O’Donnell also said the library is considering a future in which it will feature smaller “thematic exhibits” with accompanying events on a rotating basis. One semester might be devoted to Italy; the next, sustainability.

The library is taking some cues from the retail world on how to design the rotating exhibits to invite visitors to attend and explore, O’Donnell said. The retail angle extends to how the library is talking about its operations. The library will store the rest of its collections in off-site shelving on its Polytechnic campus, some 20 miles away from the Hayden Library. But librarians don’t refer to the off-site shelving as “storage,” he said. Instead, they are being encouraged by Crow to see it as a “fulfillment center,” similar to those used by online retailers.

An informational website that the university set up to raise awareness about the library renovation completes the comparison to Amazon. It explains that books “will remain accessible to the ASU community through expedited delivery options similar to the Amazon Prime service.”

“I’m hoping even that we can get to the point where we can have all the books on same-day delivery,” Crow said, adding that the university is open to testing technologies such as delivery by drone in the future to make it possible.

Off-site storage has become a popular solution for university libraries looking to free up some space by removing stacks. The Georgia Institute of Technology, for example, is engaged in its own library renovation project that involves moving virtually all of its physical books to a facility it shares with nearby Emory University (but keeping some as a “visual cue,” administrators said last year).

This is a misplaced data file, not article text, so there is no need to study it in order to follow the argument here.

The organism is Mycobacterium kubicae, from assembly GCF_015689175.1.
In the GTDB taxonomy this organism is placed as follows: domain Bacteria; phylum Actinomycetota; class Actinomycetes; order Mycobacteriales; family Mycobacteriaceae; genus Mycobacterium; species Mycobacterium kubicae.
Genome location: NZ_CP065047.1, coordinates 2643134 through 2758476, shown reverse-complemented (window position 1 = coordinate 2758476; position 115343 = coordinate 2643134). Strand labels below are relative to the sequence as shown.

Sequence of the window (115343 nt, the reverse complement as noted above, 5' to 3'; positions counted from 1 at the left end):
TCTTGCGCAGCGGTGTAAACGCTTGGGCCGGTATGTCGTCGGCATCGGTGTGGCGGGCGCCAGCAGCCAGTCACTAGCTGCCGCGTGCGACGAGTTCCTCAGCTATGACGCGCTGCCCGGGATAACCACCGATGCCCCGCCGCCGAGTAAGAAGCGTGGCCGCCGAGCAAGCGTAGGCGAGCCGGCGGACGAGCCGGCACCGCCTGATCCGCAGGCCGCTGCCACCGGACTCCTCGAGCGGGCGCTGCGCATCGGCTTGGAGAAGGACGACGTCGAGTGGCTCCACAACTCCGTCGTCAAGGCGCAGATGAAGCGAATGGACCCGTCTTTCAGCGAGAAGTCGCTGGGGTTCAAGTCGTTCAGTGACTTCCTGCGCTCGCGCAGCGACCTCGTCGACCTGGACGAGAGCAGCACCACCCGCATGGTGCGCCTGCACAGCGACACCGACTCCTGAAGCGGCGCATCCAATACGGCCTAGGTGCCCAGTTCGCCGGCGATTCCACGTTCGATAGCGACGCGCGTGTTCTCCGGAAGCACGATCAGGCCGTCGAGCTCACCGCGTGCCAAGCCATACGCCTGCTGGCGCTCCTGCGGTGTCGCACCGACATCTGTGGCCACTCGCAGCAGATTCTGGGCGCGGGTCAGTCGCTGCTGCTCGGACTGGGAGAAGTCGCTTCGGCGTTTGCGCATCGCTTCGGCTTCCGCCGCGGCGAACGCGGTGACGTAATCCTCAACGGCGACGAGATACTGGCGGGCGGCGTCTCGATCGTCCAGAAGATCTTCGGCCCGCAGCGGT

Irene M. H. Herold, president of the Association of College & Research Libraries, said in an interview that the trend of using off-site storage is one example of how the university library profession is changing.

“Our focus is where it has been all along,” said Herold, university librarian at the University of Hawaii at Manoa. “We’re not just knowledge preservers and information-literacy, critical-thinking instructors. We’re also engaged in knowledge creation. It’s just that the knowledge that’s being created is able to be accessed and shaped and shared in such different ways than in the past.”

When it reopens in 2019, the Hayden Library will be a “comfortable, homey and welcoming” place that encourages and helps students succeed academically, O’Donnell said. The renovated building will ditch the traditional single entrance in favor of multiple points of access and egress and feature some food options to take advantage of its central location on campus.

O’Donnell expanded on his vision for the renovated building in an email. “I want a building that is a showplace (a sign of ASU's academic and achievement) and a showcase (a place to make people aware of library treasures and resources and of the achievements of student and faculty partners) and a showroom (a place for users to go to find out about and road test and learn how to use information resources for best contribution to academic work and ambition).”